Monday, July 15, 2013

The Gender of God

We don't really know exactly what God is, but it is generally agreed that there is a power or intelligence behind the universe, and this power, or principle of harmony, we commonly call God.

We are aware that this power is not a person and that it has no gender—yet we commonly refer to God as "He." Beyond questions of historical tradition and social mores of the times, the issue of God as "gender-neutral" being is actually part of a full understanding of the divine character of the Supreme Being.

At heart is the accessibility of God's "godness" for all people, regardless of our individual gender. Some people argue that God is historically referred to in the masculine, so they are used to it and naturally "translate" the gender in their heads as they read. Others become actually angry when the idea of God's "masculinity' is challenged, claiming that the Bible uses the masculine, so it is how it must be.

Let's try some examples:

"For God so loved the world that He gave His only begotten Son." This sounds "normal" to most of us. It's what we've heard all our lives. In fact, we've heard it so much that we barely question that God is He who gave His life.

But examine how you feel when you read this:

"For God so loved the world that She gave Her only begotten Son." This statement almost sounds comical, as if we were making a joke to prove a point. But in truth, why is it not as valid as the previous male-centric version? If God is beyond gender, than we might just as well refer to God as "She" than as "He!"  (The historical Jesus was a man, so for this example's sake we'll keep him as such!)

Now here's another way of adjusting the language:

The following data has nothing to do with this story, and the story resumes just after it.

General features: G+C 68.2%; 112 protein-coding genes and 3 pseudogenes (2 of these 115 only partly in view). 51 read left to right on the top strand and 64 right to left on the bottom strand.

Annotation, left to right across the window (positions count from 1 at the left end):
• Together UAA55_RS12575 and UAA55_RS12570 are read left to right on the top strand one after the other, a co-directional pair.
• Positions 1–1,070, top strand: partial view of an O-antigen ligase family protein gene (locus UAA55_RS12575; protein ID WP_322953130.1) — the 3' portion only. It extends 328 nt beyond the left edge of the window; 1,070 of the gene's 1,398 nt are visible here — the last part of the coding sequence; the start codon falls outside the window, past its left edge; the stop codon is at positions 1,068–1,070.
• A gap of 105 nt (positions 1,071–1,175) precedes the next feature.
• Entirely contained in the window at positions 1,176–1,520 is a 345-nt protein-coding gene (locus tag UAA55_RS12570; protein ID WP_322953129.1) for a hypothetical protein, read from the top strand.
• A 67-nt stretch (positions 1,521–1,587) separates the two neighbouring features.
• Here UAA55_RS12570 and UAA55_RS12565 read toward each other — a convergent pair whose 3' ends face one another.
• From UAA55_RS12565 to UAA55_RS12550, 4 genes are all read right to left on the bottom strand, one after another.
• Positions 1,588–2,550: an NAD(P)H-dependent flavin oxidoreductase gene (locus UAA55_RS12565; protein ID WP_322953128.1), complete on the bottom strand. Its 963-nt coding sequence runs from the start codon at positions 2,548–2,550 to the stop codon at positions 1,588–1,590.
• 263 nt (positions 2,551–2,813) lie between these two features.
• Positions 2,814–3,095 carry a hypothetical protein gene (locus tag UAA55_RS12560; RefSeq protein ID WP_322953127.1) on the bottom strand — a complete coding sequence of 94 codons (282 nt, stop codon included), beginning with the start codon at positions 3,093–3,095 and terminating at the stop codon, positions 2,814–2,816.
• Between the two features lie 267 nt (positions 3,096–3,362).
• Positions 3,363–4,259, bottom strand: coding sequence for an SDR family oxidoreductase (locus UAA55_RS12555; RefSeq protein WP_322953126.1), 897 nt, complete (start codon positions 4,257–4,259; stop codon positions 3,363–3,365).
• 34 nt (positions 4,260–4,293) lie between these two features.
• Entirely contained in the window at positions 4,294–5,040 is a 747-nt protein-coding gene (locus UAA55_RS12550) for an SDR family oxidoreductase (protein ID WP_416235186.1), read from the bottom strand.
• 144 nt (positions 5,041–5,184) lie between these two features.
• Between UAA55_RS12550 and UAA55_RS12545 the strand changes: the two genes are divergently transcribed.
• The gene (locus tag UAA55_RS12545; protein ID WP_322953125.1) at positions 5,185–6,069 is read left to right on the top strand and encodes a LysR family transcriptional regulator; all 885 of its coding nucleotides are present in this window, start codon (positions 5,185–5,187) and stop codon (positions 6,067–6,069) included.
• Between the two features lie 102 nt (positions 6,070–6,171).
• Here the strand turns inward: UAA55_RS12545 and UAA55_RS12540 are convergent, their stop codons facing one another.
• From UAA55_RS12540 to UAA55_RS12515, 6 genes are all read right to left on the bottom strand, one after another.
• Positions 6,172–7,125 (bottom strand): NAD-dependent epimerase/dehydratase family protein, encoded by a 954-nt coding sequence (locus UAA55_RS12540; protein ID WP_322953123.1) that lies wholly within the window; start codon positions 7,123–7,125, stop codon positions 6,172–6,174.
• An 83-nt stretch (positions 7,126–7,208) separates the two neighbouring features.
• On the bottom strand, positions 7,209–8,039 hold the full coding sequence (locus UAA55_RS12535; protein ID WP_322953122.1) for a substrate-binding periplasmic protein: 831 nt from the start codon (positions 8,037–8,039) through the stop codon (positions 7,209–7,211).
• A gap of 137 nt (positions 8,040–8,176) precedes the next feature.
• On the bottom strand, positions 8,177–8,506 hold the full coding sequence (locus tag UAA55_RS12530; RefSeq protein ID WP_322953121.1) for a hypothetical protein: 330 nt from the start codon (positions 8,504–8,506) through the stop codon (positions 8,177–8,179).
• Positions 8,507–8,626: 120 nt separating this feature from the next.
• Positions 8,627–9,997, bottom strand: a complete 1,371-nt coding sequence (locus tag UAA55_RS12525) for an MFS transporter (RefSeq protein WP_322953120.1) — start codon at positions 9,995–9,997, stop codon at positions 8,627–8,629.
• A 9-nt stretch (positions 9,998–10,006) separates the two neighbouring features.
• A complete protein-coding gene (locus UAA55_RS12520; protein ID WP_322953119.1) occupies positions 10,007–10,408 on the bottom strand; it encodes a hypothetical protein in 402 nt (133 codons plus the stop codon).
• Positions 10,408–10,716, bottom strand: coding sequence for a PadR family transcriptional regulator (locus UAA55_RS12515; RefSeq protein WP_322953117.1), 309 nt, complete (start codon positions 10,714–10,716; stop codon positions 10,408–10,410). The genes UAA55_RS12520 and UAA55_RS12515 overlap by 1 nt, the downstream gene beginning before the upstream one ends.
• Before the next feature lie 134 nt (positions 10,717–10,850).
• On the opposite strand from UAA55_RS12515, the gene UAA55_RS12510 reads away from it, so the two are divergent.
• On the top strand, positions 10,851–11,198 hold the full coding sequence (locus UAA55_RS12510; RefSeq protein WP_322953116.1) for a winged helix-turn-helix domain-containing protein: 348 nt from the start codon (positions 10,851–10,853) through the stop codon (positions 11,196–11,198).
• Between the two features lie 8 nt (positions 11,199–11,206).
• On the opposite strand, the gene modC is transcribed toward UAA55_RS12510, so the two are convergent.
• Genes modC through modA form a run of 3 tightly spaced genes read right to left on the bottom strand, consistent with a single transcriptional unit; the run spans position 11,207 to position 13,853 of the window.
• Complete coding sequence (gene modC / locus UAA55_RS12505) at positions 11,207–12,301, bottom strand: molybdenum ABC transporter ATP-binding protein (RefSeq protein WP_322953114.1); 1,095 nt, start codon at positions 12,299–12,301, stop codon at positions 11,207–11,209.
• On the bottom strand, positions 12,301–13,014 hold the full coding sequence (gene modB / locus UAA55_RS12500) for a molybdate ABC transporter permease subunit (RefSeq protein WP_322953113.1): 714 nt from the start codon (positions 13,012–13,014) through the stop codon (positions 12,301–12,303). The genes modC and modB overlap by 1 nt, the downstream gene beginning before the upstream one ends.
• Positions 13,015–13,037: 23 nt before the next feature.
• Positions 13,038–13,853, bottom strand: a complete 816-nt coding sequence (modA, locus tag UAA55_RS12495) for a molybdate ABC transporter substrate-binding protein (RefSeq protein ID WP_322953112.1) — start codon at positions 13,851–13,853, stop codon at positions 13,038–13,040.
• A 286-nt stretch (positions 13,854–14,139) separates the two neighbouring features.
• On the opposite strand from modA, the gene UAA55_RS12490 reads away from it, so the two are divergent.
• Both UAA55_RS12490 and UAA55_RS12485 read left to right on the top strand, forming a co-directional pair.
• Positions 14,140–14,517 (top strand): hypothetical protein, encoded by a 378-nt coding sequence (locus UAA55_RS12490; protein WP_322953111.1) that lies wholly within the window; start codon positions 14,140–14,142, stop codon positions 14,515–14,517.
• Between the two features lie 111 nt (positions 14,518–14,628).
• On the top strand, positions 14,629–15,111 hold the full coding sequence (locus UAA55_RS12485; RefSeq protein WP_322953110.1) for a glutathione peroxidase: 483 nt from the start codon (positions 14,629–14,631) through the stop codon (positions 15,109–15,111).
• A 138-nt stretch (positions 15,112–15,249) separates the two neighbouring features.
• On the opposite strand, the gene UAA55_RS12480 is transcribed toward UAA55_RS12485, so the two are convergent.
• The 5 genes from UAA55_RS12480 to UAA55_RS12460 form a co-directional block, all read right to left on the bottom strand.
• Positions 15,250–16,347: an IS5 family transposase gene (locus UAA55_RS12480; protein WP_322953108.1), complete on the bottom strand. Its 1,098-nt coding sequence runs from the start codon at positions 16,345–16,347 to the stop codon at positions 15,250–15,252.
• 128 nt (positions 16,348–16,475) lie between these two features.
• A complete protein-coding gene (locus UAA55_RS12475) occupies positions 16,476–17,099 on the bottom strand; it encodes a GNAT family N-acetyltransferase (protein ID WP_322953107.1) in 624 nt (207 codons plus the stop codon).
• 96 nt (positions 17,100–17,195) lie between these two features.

"For God so loved the world that It gave Its only begotten Son." Gender-wise, this is probably the most accurate way of pronoun usage for referring to God. "It" is undoubtedly gender-neutral! Yet though most accurate, this version connotes God as something inanimate, without personality, maybe even without "life." In the English language, we mainly use "it" to refer to inanimate objects, so it somehow seems wrong to use this form when referring to the Source of all things!


"For God so love the world that God gave God's only begotten Child." Now here's a sentence we can relate to quite well, even though it is a bit awkward in its repetition. It jars our sensibilities a bit because it doesn't flow in the way we know it from our past, but it is not bad, and it is certainly accurate and inclusive.

(Notice also the change of "Son" to "Child." Even though the historical Jesus was male, using the word "Child" suddenly makes the Jesus-as-Child concept more broadly accessible without taking anything away from the historical figure, whom we know from our reading was male, highlighting the love of a parent for that parent's child.)

The Supreme Being—First Cause—is beyond gender, beyond ethnicity, beyond time and anything we can imagine. Using gender-neutral forms, though not perfect, is one of the more effective ways for us to understand the breadth and scope of our Creator.

Newt List is a resource for metaphysical and spiritual ebooks that incorporate gender-neutral forms, for a new way to experience New Thought!

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